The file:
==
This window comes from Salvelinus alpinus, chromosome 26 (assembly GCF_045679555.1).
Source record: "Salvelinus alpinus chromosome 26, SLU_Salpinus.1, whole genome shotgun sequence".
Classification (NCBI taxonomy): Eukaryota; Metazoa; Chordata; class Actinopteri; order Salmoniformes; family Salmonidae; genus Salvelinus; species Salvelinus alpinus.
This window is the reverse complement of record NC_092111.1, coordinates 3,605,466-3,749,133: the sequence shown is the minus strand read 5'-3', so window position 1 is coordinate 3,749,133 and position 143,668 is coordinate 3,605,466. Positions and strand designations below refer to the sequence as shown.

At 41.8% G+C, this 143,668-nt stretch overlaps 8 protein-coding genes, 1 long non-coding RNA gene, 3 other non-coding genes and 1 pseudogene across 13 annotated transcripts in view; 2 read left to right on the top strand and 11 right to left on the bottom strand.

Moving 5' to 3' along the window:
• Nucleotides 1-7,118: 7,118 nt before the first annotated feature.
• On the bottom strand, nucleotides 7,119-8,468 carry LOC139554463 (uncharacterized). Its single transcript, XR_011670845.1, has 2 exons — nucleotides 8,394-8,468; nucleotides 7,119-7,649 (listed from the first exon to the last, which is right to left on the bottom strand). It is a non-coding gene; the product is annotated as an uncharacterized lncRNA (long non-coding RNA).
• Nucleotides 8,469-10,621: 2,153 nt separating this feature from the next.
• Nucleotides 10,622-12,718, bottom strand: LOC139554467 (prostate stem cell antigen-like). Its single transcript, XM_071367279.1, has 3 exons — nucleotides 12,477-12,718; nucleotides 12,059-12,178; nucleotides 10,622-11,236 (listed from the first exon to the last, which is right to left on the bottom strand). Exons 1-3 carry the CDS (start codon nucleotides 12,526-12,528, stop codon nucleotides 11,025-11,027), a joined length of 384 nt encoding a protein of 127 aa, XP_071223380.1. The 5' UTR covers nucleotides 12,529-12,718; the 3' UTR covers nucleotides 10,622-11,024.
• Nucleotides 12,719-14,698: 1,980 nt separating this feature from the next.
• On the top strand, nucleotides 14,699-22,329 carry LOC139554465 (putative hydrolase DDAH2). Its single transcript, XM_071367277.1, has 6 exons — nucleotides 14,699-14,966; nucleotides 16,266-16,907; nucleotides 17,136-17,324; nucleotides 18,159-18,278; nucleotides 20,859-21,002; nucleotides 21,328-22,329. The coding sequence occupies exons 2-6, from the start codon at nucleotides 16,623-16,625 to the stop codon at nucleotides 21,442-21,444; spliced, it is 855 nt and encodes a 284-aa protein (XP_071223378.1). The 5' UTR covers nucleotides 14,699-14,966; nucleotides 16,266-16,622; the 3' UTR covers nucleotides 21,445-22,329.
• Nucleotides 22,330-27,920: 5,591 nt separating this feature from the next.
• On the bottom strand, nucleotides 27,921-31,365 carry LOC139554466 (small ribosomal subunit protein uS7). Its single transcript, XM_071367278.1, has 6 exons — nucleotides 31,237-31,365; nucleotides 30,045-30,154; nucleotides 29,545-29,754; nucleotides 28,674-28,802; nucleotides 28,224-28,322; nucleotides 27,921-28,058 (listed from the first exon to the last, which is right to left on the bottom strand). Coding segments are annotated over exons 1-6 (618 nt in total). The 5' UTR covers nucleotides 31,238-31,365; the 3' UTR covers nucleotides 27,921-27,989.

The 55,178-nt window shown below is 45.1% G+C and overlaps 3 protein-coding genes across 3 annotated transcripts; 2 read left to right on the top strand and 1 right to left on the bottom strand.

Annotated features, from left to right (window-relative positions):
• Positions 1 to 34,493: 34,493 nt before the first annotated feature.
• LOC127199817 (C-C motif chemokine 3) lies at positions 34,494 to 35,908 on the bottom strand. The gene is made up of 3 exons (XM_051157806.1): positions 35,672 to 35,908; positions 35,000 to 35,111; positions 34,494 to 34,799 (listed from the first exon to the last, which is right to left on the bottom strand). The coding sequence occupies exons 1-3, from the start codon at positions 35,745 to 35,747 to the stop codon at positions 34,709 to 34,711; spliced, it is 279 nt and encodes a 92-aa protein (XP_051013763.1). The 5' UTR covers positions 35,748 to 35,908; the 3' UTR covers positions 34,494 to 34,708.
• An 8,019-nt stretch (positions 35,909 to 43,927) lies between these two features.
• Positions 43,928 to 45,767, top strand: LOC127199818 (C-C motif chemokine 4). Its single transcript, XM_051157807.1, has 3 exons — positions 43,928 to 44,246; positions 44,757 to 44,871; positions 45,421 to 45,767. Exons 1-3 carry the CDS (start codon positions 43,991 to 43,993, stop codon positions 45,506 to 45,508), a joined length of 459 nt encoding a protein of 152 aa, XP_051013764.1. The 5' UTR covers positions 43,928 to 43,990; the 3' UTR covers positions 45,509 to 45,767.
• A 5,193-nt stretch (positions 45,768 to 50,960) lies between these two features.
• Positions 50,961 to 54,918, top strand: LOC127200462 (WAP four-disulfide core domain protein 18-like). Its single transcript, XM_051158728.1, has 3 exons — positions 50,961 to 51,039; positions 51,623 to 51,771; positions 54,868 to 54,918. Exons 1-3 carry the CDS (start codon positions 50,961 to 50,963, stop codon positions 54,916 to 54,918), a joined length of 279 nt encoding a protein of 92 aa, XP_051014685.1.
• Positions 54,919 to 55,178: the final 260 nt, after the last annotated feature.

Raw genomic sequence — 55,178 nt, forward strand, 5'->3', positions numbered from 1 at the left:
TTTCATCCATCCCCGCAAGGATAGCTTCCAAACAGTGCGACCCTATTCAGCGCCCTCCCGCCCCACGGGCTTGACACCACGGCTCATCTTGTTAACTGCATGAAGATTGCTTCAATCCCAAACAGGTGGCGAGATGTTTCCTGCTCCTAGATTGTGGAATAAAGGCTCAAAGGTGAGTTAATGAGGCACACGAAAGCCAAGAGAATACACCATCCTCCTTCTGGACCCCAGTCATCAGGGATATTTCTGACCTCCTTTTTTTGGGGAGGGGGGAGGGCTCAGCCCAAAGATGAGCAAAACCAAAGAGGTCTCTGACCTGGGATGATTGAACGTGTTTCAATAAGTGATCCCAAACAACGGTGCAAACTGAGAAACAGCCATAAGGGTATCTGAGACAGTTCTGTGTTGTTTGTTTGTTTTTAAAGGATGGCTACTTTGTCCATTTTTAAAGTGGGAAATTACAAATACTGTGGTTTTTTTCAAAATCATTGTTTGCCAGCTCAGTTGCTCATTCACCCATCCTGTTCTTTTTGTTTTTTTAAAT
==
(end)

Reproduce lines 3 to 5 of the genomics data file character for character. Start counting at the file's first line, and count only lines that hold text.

Classification (NCBI taxonomy): Eukaryota; Metazoa; Chordata; class Actinopteri; order Salmoniformes; family Salmonidae; genus Salvelinus; species Salvelinus alpinus.
This window is the reverse complement of record NC_092111.1, coordinates 3,605,466-3,749,133: the sequence shown is the minus strand read 5'-3', so window position 1 is coordinate 3,749,133 and position 143,668 is coordinate 3,605,466. Positions and strand designations below refer to the sequence as shown.

At 41.8% G+C, this 143,668-nt stretch overlaps 8 protein-coding genes, 1 long non-coding RNA gene, 3 other non-coding genes and 1 pseudogene across 13 annotated transcripts in view; 2 read left to right on the top strand and 11 right to left on the bottom strand.